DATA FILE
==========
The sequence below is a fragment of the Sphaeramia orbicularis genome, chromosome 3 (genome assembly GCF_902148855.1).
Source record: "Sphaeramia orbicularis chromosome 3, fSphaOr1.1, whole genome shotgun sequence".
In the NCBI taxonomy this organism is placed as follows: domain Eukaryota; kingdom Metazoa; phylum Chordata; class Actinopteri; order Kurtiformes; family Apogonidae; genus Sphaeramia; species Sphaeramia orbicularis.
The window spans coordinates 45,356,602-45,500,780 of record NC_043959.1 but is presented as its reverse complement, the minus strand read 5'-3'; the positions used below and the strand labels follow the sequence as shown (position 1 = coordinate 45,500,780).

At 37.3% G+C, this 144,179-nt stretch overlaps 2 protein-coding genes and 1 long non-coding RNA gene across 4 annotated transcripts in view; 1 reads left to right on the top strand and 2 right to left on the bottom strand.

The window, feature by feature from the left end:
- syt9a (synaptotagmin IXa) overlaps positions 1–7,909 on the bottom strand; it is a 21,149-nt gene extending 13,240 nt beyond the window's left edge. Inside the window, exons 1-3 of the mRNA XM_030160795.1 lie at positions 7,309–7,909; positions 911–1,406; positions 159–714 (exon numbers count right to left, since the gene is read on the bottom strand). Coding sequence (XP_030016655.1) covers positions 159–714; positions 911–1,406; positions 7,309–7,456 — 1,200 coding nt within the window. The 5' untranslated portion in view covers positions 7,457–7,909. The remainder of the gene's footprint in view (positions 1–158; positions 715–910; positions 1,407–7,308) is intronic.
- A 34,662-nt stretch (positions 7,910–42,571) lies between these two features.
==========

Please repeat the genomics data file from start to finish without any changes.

The sequence below is a fragment of the Sphaeramia orbicularis genome, chromosome 3 (genome assembly GCF_902148855.1).
Source record: "Sphaeramia orbicularis chromosome 3, fSphaOr1.1, whole genome shotgun sequence".
In the NCBI taxonomy this organism is placed as follows: domain Eukaryota; kingdom Metazoa; phylum Chordata; class Actinopteri; order Kurtiformes; family Apogonidae; genus Sphaeramia; species Sphaeramia orbicularis.
The window spans coordinates 45,356,602-45,500,780 of record NC_043959.1 but is presented as its reverse complement, the minus strand read 5'-3'; the positions used below and the strand labels follow the sequence as shown (position 1 = coordinate 45,500,780).

At 37.3% G+C, this 144,179-nt stretch overlaps 2 protein-coding genes and 1 long non-coding RNA gene across 4 annotated transcripts in view; 1 reads left to right on the top strand and 2 right to left on the bottom strand.

The window, feature by feature from the left end:
- syt9a (synaptotagmin IXa) overlaps positions 1–7,909 on the bottom strand; it is a 21,149-nt gene extending 13,240 nt beyond the window's left edge. Inside the window, exons 1-3 of the mRNA XM_030160795.1 lie at positions 7,309–7,909; positions 911–1,406; positions 159–714 (exon numbers count right to left, since the gene is read on the bottom strand). Coding sequence (XP_030016655.1) covers positions 159–714; positions 911–1,406; positions 7,309–7,456 — 1,200 coding nt within the window. The 5' untranslated portion in view covers positions 7,457–7,909. The remainder of the gene's footprint in view (positions 1–158; positions 715–910; positions 1,407–7,308) is intronic.
- A 34,662-nt stretch (positions 7,910–42,571) lies between these two features.